All of the discussion of the larger economic forces surrounding the rise and fall and resurrections of Standard Oil, while interesting in itself, makes no comment at all upon the human suffering and misery [not to mention inefficiencies in the market] produced by the coercive, unfair, and anti-competitive business practices of Rockefeller and other Robber Barons of his [or our own] day.

    Milton Friedman in this video makes makes a point of the difference between zero-sum and positive sum practices with regard to Capitalism, which is a good point; however, the types of business practices exemplified by Rockefeller the Elder and the other robber barons – who’s myths he is unable to make go away – were not positive sum practices, coercion in any form is not positive sum. New wealth was created, yes, new opportunities were created, new people became wealthy, all true, but all at a very real and very human cost in the form of the misery and exploitation of millions. One could analyze the practices of golden age of industrialism [and those of today] as a form of taxation by industrialists on their employees in the form of wages never paid and suffering created, if you make that analysis it begins to look very much like the negative sum scenario that Friedman describes at minute 9:05:

    “Now, that IS a zero sum game, when the money is transferred from some to others through force and coercion on the taxpayer then it need not be to one man’s benefit is also the other man’s benefit.”

    Capitalism’s regressive tendency towards monopoly, ‘gaming’ the rules, cheating, making it impossible for your competitors to compete, [we won’t even get into outright fraud and bribery] are all negative-sum strategies that are the ‘sine qua non’ of the “golden age of the robber baron and the slope-browed-retro-troglodyte of any age. Fortunately society has begun to progress to the point where most people in western society expect positive sum interactions – you know – the famous ‘win win’ scenario. This is good, this is a real cultural achievement – it is also difficult to hold. Friedman says in closing:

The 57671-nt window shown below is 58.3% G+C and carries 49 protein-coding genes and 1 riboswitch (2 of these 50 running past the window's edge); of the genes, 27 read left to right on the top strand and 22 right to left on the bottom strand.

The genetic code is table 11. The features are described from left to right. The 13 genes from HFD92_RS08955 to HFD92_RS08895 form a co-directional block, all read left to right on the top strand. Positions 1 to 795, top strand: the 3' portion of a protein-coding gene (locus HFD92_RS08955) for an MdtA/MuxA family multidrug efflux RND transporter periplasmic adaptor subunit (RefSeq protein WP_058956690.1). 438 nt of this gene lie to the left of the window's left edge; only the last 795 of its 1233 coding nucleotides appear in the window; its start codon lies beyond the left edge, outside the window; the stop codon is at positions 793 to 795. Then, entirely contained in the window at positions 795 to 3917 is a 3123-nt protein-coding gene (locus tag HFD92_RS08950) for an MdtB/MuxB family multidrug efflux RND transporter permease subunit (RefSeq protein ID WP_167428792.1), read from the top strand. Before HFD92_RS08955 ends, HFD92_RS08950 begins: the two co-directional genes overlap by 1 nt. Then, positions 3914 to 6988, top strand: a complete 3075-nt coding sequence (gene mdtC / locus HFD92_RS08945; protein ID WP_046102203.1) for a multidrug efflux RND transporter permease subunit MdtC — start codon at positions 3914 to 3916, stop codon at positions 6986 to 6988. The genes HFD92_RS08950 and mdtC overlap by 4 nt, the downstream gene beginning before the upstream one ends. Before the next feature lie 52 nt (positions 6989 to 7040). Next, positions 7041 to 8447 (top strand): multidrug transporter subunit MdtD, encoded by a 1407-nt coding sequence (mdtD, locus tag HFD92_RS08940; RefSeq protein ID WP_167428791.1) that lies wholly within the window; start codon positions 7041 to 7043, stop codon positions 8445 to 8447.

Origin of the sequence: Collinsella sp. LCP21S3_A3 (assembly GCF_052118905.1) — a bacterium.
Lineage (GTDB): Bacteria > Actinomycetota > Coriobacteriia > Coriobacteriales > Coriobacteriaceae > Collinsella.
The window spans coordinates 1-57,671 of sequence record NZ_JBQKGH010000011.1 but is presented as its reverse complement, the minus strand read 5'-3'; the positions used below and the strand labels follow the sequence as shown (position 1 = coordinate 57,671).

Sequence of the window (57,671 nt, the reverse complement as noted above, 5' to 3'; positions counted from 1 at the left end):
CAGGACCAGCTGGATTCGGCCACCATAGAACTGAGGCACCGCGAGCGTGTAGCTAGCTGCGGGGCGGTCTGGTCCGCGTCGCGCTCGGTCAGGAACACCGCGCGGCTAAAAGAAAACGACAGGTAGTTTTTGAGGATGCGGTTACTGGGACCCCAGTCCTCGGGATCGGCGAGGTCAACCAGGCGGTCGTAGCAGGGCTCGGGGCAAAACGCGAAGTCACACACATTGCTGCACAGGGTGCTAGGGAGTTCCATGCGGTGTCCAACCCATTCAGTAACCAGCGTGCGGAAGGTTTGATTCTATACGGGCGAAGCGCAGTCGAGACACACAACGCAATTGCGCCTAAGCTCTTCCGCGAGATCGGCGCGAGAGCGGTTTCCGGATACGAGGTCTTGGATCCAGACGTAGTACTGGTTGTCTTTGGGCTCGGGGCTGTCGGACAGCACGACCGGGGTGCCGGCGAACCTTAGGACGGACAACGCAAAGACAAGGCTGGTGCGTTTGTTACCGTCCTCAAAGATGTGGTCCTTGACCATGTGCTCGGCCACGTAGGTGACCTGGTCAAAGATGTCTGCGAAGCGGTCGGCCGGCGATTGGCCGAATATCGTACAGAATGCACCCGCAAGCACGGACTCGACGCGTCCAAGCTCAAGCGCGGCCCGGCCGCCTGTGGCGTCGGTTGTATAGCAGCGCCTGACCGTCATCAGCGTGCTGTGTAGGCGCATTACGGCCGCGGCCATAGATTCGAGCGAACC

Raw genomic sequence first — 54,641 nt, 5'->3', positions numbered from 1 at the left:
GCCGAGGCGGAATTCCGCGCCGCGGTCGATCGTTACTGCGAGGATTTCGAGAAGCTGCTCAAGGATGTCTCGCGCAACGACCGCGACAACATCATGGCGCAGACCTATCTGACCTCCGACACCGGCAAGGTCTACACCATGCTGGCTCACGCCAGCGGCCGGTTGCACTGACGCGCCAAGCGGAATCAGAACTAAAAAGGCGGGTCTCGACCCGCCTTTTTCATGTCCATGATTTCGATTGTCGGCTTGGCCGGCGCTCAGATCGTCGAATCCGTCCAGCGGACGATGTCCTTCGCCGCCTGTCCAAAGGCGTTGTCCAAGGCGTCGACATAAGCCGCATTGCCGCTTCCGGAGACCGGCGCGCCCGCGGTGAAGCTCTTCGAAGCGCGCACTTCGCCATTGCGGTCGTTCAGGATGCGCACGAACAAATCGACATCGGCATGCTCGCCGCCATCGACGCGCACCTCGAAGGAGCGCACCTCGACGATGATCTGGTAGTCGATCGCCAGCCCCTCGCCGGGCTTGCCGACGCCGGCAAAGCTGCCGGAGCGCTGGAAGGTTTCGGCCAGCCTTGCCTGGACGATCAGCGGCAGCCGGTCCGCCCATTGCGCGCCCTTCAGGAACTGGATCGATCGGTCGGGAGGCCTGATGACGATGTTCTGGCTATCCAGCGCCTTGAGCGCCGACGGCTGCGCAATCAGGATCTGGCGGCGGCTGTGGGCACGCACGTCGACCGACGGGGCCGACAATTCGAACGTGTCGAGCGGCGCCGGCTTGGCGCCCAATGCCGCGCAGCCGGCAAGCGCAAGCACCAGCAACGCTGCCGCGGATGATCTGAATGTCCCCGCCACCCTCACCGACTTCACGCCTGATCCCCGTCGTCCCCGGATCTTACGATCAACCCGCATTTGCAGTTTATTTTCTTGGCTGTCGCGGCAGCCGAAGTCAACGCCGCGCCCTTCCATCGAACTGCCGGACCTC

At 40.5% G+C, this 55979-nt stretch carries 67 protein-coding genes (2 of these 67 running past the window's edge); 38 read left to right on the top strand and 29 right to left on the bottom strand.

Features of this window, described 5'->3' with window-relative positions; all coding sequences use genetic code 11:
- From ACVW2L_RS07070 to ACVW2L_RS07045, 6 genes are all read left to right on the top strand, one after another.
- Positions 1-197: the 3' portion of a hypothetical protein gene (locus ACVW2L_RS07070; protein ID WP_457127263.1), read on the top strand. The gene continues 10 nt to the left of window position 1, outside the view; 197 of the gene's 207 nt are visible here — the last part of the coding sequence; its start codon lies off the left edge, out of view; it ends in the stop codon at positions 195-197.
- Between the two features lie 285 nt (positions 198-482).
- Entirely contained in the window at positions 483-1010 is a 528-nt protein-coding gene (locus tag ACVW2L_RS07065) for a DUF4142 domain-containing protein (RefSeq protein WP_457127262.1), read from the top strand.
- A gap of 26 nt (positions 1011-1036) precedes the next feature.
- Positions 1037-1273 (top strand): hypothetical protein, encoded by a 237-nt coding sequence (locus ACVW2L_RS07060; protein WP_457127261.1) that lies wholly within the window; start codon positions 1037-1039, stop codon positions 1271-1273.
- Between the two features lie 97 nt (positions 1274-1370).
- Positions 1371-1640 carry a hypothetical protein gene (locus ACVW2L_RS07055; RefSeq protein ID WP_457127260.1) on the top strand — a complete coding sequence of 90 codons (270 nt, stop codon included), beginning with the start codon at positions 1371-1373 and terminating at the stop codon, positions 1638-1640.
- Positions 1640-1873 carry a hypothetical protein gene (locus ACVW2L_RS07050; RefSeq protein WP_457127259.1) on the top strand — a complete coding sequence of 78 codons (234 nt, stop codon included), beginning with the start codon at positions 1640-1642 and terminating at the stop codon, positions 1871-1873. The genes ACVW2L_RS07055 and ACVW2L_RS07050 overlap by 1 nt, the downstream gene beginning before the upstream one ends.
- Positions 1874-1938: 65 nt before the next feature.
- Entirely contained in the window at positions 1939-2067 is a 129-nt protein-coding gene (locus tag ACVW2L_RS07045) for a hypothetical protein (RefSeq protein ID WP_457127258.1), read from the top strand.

9:34 [waves hands dismissively] – Robber barons will always be with us, the crucial question is whether we have a form of economic organization in which one robber baron keeps the other in check, or whether we have a form of economic and political organization in which one robber baron can help the other robber baron at the expense of the public.

    I will link back to the points I made above where I touched on the benefits of the Threefold Social Order, as being necessary to keep society as a whole from falling into the hands of the tyranny of one of those three spheres: the Political, Economic, and Cultural. No, economic system is capable of policing itself, it falls upon the Political and Cultural Spheres to act as the checks against the imbalances of the other. Free markets in general and Capitalism in particular are wonderful, I agree with Dr. Friedman on almost every point he makes except this, Capitalism cannot police itself.

    Capitalism is an amoral system, that is it does not require a high state of morality to make it function, as does Marxism. Marxism, large scale Marxism, always falls into totalitarianism because it is based on an unrealistic human psychology [as of the 21st century] this is why Marxism in all of its variations simply does not work without massive coercion at every level, it requires everyone operating the system to operating at a very high level of altruism in all spheres. Capitalism on the other hand works at the level of morality of the people who operate it, it can be either ugly or benign, depending solely on the level of moral and ethical development of the people who operate the system.

    Maybe it is the abstracting nature of the mind of an economist that is to blame, but Dr. Friedman [and others still living] systematically discount the real, actual and specific misdeeds of real, actual and specific industrialists that lead to the real, actual, and specific consequences for the public at large and gloss them over with a wave of the hands.

    This is why people like Dr. Friedman, people who should know better, do a great evil [and I mean Evil with a capital ‘E’] when they dismiss the moral responsibility of the people with the most power and control over the system’s responsibility to act morally with a wave of their hand. They give permission for the evil that men do, simply because they lack the insight to know that it does not HAVE to be this way. Where is it writ large that people HAVE to treat each other like jerks? Free markets and Capitalism can be as benign as we choose to make it, will be exactly as Evil as we each decide to make it.